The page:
Subscribe to DSC Newsletter

Hi everyone,

If you had to do social network analysis on R, which libraries would you use? Statnet or iGraph?

Thanks,
Jose

Views: 490

Replies to This Discussion

Hi Jose, it depends on what you are trying to do for your specific research. It also matters the size of your graph you are analyzing. As you know R is in-memory limited; and SNA tends to require the full graph for analysis because proper sampling techniques are still being researched.

Sincerely,
Nick
CEO
Sonamine, LLC
http://www.sonamine.com
They are two different sets of libraries:

"network", "sna", and "statnet" have been developed by the same team of mostly social scientists and statisticians. network is the data structure package. sna is the classic network analysis package - it implements a lot of methods from wasserman & faust. statnet is the new package that has techniques for developing statistical models using network data.

igraph has been developed by a different team which comes from the physics side of network research. some of the methods overlap, but this package has been well-designed to optimize techniques for large data sets and to do some nice visualizations (with a little bit of a learning curve on drawing graphs).

hope that helps.

jesse
I want to compute eigenvector centrality in the Add Health data... 80 schools with about 80,000 total students. Is one package superior to the other for this task?
Michael, eigenvector centrality can be computationally intensive as the edge count increases. What is the edge count in the Add Health data?

Based on my understanding, both of these packages require the network to be loaded into memory so as long as your machine can handle the size of network, you should be fine.
Thanks for the reply Nick,

The average out-degree is about five with a maximum of ten. For now, I wouldn't mind treating this as separate network objects for each school to reduce the memory requirements, but only if I can automate the process so I don't have to run the same code on 80 separate networks.
Hi Michael, if I read you correctly, this means there are about 80,000 x 5-10 ~ 400,000 edges.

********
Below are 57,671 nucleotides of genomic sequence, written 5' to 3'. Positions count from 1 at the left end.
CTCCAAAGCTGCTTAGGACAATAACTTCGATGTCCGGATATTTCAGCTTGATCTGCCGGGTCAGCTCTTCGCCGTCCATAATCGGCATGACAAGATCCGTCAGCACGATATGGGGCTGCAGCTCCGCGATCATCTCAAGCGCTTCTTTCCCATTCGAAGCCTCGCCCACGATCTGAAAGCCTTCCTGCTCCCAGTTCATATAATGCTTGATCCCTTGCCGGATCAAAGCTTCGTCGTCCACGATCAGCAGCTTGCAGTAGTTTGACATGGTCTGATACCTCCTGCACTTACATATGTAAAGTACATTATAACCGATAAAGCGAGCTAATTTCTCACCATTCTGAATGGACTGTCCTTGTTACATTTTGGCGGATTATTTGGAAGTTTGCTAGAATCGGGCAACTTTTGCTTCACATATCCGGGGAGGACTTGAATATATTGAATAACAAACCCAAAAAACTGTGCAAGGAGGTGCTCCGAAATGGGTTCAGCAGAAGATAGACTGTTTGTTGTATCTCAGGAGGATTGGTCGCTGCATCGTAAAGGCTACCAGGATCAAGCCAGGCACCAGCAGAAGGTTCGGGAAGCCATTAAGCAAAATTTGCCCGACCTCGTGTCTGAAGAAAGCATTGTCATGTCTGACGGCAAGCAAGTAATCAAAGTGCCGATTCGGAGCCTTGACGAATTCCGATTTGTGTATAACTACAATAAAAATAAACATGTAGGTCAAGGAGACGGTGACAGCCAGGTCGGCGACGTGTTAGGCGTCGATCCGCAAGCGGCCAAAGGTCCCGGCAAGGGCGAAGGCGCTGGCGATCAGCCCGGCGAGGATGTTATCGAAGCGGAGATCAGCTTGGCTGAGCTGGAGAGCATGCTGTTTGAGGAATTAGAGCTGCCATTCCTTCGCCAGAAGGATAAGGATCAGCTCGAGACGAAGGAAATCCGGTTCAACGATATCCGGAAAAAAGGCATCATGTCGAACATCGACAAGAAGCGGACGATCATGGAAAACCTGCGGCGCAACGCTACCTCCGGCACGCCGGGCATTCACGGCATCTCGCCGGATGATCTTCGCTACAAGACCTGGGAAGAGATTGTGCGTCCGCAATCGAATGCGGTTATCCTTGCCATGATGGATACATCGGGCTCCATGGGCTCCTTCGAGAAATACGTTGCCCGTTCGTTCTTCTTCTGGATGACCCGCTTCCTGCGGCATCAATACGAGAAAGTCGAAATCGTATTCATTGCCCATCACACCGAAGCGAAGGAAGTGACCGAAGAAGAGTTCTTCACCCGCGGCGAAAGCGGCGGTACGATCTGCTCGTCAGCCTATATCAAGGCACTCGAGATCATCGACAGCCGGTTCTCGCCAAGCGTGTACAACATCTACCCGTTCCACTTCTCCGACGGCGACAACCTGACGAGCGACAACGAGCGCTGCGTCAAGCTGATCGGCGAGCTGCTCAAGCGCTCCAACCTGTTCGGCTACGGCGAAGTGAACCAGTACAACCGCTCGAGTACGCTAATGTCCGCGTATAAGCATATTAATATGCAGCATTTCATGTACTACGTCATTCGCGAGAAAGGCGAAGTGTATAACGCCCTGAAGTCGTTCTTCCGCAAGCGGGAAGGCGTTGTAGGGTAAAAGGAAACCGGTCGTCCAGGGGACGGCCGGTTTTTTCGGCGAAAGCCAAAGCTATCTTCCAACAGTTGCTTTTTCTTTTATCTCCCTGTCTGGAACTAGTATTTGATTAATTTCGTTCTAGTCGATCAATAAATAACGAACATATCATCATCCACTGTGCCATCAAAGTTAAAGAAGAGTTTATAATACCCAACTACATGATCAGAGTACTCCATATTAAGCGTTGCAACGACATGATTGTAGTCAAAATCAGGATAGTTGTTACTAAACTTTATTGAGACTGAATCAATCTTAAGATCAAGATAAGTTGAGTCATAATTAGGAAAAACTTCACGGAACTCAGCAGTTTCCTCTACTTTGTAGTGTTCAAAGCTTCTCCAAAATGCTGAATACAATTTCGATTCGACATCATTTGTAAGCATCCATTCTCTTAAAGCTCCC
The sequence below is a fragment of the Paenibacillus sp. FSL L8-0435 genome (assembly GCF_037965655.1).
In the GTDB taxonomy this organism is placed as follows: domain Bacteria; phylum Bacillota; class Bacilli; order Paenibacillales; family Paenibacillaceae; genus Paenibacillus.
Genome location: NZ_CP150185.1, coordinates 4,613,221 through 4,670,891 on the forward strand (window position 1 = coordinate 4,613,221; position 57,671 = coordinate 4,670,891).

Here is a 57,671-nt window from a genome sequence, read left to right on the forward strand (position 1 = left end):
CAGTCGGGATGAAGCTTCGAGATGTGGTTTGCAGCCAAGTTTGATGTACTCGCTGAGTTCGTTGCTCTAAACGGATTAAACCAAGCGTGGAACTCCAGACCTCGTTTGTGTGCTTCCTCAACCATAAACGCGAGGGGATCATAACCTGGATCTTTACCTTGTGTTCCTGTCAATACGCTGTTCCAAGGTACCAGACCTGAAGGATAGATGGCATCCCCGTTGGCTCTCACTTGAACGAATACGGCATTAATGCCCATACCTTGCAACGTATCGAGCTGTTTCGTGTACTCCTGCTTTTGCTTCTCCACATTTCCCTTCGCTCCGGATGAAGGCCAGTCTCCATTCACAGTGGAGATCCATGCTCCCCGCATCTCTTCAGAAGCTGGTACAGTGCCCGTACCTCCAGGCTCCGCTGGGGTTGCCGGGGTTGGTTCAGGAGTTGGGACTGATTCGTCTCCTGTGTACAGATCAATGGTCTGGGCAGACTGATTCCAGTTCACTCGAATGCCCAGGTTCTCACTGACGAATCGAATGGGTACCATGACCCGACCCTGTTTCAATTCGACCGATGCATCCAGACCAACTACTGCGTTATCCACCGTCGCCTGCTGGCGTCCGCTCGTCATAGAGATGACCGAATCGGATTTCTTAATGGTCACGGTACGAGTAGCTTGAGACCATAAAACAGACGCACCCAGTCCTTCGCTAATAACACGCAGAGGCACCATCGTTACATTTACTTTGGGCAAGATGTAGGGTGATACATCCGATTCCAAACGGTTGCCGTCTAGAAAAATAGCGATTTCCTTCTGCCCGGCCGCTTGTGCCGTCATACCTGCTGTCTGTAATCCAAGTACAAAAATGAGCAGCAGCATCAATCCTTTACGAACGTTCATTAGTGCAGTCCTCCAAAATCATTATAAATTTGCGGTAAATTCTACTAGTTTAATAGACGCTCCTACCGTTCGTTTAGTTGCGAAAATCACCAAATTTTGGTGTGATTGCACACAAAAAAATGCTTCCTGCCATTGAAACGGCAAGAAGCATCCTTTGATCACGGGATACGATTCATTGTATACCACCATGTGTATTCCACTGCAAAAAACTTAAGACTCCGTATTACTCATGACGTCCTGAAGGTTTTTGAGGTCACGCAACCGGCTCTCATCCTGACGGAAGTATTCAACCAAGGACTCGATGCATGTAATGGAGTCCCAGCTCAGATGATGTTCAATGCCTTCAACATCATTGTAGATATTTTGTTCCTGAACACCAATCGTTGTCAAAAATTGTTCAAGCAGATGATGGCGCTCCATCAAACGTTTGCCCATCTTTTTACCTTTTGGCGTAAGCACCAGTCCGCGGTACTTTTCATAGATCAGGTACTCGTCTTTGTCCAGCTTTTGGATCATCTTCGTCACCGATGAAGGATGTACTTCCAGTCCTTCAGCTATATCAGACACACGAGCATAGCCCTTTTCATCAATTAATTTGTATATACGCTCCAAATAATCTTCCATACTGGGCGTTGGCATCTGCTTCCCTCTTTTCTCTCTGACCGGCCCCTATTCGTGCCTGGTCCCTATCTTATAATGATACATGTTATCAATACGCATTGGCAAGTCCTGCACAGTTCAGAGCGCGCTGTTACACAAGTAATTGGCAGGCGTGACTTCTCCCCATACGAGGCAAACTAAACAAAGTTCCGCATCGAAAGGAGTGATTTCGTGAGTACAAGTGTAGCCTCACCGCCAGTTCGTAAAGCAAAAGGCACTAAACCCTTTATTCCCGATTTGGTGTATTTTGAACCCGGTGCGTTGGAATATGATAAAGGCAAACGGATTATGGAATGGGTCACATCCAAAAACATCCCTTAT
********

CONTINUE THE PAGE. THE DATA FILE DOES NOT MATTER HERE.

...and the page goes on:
If all you want to do is calculate eigenvector centrality quickly, then I'd suggest downloading Sonamine trial version, get a key and use that. It'll finish the calculation in about 5-10minutes using a standard windows xp laptop.

Public disclaimer: I'm the CEO of Sonamine, and we sell graph mining tools for very large networks. For example, we'll run eigenvector centrality for a 7M edge network using windows laptop in about 15 minutes.

Nick
Let's suppose I am interested in analyzing basic things such us, betweenness, closeness and Eigenvector centrality, centrality?

Furthermore, for each vertex (node) I am interested in storing some attributes like age, gender, location, hobbies, preferences, etc. I also need to store interactions between nodes (photos in common, comments, likes, etc.)

Based on these data I would be interested in finding similarities between nodes, clusters, influence, etc.

So, which one seems more appropriate?

Note: I don't estimate to have several nodes (less than 5000), although with several attributes, as this is pure research and I am only interested in the proof of concept.
hi jose,
a other excellent software is PAJEK. it is freeware and should handle large networks.
but R is quite good too. :-)

http://vlado.fmf.uni-lj.si/pub/networks/pajek/
Hi everyone,
I know SPSS modeling clementine, data mining tool..Especially, ıt's web graphic is good for social analytics, for categorical data...

Thanks..

RSS

On Data Science Central

© 2019   AnalyticBridge.com is a subsidiary and dedicated channel of Data Science Central LLC   Powered by

Badges  |  Report an Issue  |  Privacy Policy  |  Terms of Service